Unfortunately float:center is not valid CSS, no matter how much we would like it to be. And God knows I tried. The thing with floats is that the left and right property really make them go to the left of their (floating) container. The problem you can get in to is with a series of boxes that you want to have floating alongside, and then centered in the middle of the site.

Let’s say for example you want to have three buttons next to each other, spread out over the full width of your site, and they all link to some section of your site, say:

  • My Portfolio
  • About CSS
  • Blog

In addition, you want it to be viewable on a really small screen, as a PDA or phone browser, and the easiest way you think would be to put them floating, so they would automatically wrap. This is usually a good idea, however, in this case you also want the buttons to be smack left aligned when viewed on a small screen.

There just is no solution for that. The only thing that comes close is giving all these buttons a fixed width (don’t get me started on percentages, it just won’t work). Make sure the sum of the widths equals the width of the container. So if I have a site of 660px, I would give every box a width of 200px and add 10px padding on every side of each box.


  • Box A: 10+200+10 = 220px
  • Box B: 10+200+10 = 220px
  • Box C: 10+200+10 = 220px

The only problem is that when you make the window smaller the boxes all have a little indentation on the left.

This is the CSS you would use

.container {
  width: 660px;
  margin:0 auto;
  display:block; }
.button {
  background-color: gray;
  border:1px solid black; }

Of course you could do the same thing with ems.

Update: this problem was recently solved by Firefox 3.0. As of this version all major browsers, including IE6 have support for inline-block. When you use inline-block, you don’t need floats. Put it on the boxes (as in the above example Box a,b and c). You don’t have to specify a width, and by putting text-align:center on the container the boxes will automatically be centered, no matter how many boxes you have.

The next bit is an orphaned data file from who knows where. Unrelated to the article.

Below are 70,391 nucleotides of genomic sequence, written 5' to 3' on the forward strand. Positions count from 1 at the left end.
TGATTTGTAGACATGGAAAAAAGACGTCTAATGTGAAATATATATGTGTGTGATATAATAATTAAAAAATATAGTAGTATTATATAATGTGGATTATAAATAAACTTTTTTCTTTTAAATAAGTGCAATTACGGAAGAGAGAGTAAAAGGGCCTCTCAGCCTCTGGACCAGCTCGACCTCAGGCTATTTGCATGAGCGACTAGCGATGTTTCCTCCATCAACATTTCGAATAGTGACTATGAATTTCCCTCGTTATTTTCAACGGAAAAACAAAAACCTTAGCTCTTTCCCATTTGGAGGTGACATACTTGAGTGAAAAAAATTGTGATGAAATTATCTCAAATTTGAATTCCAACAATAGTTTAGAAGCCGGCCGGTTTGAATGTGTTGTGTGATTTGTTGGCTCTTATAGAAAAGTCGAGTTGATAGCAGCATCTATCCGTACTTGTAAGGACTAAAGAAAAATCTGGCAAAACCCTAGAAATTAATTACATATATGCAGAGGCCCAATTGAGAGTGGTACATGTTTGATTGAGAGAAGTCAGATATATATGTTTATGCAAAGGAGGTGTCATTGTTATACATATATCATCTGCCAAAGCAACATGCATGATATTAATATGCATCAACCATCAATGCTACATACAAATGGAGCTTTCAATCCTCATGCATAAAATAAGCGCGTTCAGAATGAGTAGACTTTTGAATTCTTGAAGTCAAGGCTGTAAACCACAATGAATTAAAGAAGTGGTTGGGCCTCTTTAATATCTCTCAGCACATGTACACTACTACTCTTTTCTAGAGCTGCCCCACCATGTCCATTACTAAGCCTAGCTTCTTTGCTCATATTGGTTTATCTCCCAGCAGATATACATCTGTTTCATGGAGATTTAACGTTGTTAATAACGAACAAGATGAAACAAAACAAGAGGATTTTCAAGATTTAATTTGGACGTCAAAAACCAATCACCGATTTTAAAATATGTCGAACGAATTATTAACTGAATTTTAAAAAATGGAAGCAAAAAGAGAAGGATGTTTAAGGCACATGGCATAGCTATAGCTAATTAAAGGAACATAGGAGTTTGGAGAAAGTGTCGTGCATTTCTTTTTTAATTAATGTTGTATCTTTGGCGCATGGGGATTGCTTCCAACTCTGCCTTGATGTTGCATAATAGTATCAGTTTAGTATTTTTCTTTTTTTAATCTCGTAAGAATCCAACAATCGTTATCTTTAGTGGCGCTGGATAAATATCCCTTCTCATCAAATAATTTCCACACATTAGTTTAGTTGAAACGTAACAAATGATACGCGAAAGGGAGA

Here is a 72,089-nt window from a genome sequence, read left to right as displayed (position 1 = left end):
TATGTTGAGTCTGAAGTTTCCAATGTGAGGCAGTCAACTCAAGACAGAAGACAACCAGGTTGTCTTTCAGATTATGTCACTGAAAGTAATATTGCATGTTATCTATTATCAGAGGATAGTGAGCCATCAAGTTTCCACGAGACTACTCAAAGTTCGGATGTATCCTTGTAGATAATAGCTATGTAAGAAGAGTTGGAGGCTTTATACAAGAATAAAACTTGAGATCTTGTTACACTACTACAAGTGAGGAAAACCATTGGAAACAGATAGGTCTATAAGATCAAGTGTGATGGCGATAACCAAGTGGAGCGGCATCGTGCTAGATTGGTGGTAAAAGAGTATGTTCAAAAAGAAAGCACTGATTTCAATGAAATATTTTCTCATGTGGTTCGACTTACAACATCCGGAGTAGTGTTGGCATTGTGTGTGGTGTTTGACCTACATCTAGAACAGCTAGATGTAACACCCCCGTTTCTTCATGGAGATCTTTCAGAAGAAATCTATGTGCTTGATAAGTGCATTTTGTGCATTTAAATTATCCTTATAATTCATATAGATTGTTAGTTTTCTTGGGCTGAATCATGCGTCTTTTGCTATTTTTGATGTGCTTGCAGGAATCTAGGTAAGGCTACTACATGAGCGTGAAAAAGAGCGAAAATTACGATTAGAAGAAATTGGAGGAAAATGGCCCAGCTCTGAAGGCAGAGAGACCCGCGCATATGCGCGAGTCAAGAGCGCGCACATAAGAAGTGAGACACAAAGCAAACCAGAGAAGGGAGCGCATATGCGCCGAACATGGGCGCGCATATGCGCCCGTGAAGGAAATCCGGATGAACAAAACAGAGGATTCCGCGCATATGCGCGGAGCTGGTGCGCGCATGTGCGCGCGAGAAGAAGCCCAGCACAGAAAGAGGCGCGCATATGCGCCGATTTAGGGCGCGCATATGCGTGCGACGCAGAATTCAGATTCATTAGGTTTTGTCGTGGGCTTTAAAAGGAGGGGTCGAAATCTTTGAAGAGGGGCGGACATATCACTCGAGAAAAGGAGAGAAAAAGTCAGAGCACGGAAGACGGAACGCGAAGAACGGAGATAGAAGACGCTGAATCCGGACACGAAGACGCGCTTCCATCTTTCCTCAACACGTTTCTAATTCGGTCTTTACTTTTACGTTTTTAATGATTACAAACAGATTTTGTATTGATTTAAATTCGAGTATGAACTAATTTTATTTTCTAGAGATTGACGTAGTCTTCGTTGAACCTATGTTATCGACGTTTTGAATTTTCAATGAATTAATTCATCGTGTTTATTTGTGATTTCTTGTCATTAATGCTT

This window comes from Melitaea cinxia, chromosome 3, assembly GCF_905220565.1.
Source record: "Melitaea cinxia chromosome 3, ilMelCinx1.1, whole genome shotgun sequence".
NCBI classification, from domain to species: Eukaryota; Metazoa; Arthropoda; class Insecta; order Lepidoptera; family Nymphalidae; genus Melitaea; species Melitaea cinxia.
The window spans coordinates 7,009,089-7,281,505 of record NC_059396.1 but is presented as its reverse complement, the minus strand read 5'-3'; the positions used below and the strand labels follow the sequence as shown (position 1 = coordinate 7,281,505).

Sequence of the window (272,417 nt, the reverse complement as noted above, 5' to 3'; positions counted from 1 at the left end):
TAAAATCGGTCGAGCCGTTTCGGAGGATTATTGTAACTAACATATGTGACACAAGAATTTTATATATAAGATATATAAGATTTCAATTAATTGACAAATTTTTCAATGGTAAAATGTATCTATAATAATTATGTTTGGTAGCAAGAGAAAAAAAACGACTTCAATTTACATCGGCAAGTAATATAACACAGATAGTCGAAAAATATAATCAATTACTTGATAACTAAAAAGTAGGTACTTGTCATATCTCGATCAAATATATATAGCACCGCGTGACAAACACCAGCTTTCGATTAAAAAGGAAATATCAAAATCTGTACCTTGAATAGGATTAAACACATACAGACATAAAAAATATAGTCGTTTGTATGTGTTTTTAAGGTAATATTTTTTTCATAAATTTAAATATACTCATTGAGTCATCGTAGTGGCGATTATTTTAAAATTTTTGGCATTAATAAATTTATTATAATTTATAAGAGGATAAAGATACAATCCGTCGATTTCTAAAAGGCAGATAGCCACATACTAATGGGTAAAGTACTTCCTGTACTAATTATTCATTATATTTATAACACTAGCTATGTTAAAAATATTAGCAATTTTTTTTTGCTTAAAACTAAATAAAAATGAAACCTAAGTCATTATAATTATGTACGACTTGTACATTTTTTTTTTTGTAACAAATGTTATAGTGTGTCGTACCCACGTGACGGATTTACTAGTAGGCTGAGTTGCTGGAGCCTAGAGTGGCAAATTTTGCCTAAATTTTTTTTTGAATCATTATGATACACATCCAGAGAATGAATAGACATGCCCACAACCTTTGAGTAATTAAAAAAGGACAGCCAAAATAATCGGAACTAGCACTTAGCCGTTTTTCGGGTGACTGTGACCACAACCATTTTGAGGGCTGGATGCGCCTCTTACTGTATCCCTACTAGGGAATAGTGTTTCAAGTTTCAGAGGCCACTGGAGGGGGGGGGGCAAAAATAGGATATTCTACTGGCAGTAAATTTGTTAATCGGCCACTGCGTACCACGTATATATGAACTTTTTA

25 thoughts on “float:center

  1. Hello. I was wondering if you could help a novice CSS developer with a potentially easy problem. I’m trying to use absolute positioning width 100%. It works on IE7, FF, & Safari, but not IE 6. It will come short of spanning the browser window. Any suggestions?

  2. Hm. I’m not sure right away. Maybe IE doesn’t know what it’s width would have to be if the container has no width. Another cause could be margin and padding on the body or html element. Try html, body {margin:0; padding:0; width:100%}

    If you need more help email me the html+css

  3. @Ahsan,
    sorry for the late reaction… The title is just a teaser, you can’t really float at center using CSS. There are alternatives though, like I described in the article, using e.g. inline-block. Another centering method is position:absolute, left:50%, margin-left:-{width/2}px, where {width} is the width of the centered element.

  4. Im having some trouble in drupal also with this css. I need to float align a “li” to the center of its container. Its a set of thumbs with the containers width set to auto. I would like the thumbs to center automatically because each gallery has a different amount of them…

  5. Thank you so much! I have been all over the place trying to find a float:center solution.

    You’ve saved me many more hours!

  6. Hi and thanks for the helpful hints. Your suggestion works for me in IE 7, but not FF 3.0 or 3.5. The rotating header graphic at http://beta.appalachiablog.org/ won’t center in those two browsers (you may have to make your broswer smaller or wider to see the issue). Any thoughts?

    Thanks for any and all advise ~ pj

  7. So… I fixed the issue I described above and thought I’d share this with others that may come across something similar. In my case, I think the above suggestion wasn’t a perfect fit because I’m bringing in images through javascript… so I had to approach the problem from a different perspective. My below fix will dynamically detect the current size of the browser… and will update margins when necessary. My background header graphic was 1196px wide… so replace this width with something of your own. Basically, all I did was set the left margin to a value that is the browser width minus 1/2 the image width. Could be a positive or negative number depending on how small/large the browser is.

    You have to tell the browser to execute a function when it’s resized… so that’s why I included the body tag below.


    function fn() {
    var thisMargin=(document.documentElement.clientWidth-1196)/2;
    thisDiv = document.getElementById(“headerGallery”);
    thisDiv.style.margin = “0 auto 0 “+thisMargin+”px”;

    var thisMargin=(document.documentElement.clientWidth-1196)/2;

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